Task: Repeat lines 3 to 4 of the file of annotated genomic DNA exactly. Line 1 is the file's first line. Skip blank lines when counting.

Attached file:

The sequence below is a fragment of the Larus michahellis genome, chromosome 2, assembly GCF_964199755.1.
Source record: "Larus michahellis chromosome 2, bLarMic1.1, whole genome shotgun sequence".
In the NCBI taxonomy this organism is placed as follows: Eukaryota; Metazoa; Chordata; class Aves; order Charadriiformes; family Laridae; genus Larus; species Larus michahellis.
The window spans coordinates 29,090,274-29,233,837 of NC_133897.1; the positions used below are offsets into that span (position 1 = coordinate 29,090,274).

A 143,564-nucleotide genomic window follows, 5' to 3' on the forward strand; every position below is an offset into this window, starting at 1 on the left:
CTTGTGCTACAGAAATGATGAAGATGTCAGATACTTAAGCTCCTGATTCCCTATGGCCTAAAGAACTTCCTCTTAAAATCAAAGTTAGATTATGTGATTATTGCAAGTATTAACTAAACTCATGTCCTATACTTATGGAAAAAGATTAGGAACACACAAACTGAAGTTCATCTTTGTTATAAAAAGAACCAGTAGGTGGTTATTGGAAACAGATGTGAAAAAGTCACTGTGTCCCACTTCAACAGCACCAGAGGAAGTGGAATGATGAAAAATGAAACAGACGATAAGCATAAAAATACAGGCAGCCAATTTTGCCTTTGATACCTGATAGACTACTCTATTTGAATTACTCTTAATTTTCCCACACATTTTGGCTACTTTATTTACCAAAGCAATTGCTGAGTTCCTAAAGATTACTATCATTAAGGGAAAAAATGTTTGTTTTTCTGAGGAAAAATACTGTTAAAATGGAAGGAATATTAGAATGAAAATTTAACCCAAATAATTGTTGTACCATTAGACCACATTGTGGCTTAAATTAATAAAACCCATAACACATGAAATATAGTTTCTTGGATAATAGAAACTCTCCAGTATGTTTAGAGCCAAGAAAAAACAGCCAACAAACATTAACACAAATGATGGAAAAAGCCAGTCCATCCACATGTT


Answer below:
In the NCBI taxonomy this organism is placed as follows: Eukaryota; Metazoa; Chordata; class Aves; order Charadriiformes; family Laridae; genus Larus; species Larus michahellis.
The window spans coordinates 29,090,274-29,233,837 of NC_133897.1; the positions used below are offsets into that span (position 1 = coordinate 29,090,274).